With the summer heading into its last weeks and the kids getting ready to go back to school, we have seen some new orders come in from section 32 of the government buying program, primarily for string cheese and fluid milk. We did not see much of a reaction from the market. Without the big splashy head lines of Covid legislation, we did not seen the bumps when the government contracts were announced. Still new orders will still use up some of the supply, and with our prices well below the rest of the world, exports should improve; which in turn will tighten up stocks, as long as product can get shipped out.
Spot Market Recap
Futures Market Recap
Cheese in the Northeast has strong production with plenty of milk running into cheese vats. Inventories are stable as demand has increased with the drop in the cheese price. In the Midwest sales are strong and bottling demand is chipping away at fluid supplies. Spot loads of milk can still be found at discount but most are moving at class prices. Inventories are still ample for current needs with the market tone as mixed. On the West Coast, demand is steady and international demand is strong. Exporters are still having problems with a slowdown at the ports. Milk production has declined some but there is still plenty for cheese producers to fill busy schedules. The current cheese market tone on the West Coast is stable to slightly lower.
Dry whey prices dropped this week with offers at or above 50 cents. Production has been very active as cheese production and sales have been strong. Export interest has slowed do to swine herd concerns and port/transportation bottlenecks. Domestic end users report stocks are growing. Whey market tone is turning bearish this week.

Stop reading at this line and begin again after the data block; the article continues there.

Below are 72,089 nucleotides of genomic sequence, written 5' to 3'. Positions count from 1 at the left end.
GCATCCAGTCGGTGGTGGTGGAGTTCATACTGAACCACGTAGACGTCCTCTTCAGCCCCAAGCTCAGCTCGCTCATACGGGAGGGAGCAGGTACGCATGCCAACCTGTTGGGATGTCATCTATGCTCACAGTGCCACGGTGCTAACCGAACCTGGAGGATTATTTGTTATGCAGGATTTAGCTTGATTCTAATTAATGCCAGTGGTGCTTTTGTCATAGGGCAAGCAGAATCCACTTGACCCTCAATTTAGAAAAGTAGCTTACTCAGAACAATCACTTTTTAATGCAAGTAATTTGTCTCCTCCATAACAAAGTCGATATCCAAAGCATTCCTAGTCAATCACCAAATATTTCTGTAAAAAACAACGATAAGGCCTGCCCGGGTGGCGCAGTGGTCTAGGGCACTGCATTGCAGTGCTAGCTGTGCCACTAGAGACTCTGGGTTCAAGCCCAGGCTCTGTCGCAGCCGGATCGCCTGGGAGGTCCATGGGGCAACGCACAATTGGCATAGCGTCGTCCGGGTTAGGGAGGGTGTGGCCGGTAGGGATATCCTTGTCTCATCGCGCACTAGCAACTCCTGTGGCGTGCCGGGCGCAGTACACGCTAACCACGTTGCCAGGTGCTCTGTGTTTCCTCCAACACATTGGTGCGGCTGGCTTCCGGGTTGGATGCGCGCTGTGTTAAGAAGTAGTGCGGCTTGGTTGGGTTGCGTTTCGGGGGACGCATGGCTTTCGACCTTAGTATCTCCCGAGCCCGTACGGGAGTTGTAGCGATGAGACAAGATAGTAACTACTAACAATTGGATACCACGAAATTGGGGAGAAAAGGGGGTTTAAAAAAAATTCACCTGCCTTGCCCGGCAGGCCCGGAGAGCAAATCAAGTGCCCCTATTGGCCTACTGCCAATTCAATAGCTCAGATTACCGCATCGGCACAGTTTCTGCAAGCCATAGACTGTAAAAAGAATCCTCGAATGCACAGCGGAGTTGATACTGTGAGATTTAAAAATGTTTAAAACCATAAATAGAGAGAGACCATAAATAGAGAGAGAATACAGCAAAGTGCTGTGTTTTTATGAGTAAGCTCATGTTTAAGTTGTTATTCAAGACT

Butter is steady this week as production is mixed across the country. Cream supplies on in the western region are tight while the rest of the country reports cream supplies as available. Demand in retail is steady to higher and food service demand is steady. The butter market tone is mix as bulk butter ranges from flat to 8 cents above the market.
On grains, Midwest drought conditions on the left are from 8/3/2021. On the right 7/27/2021. (see maps below) If conditions persist in a negative direction, we could see yields on corn and soybeans impacted driving the futures higher. A simple trade strategy would be to buy 6.00 December calls with 112 days before they expire. Bid 20 cents, risk 10 cents on the trade.
There is plenty of milk for cheese production even after a dip in the milk production. Which means we need continued good demand. With the bottleneck at the ports, the cheese market is not getting its lift from exports. Domestic demand has been good and has kept inventories in check but the question is, will it increase as we go into the fall? Schools are looking to start back up and football season will get underway pretty soon which tends to give cheese demand a boost. The caveat this year is that we have been watching sports with the Olympics going on and schools ran meal programs through the summer. I would look to see a slight increase as we go into the fall as temperatures fall, pizza sales increase, and kids head back to school in-person, increasing the number of students eating school lunch. I would look for calls and call spreads to sell into for the fall and into next year. Without a big drop in milk production or an increase in exports, I think we can go higher but the market is not likely to blow the top off. Give us a call next week and we can give you a more specific recommendation for your needs.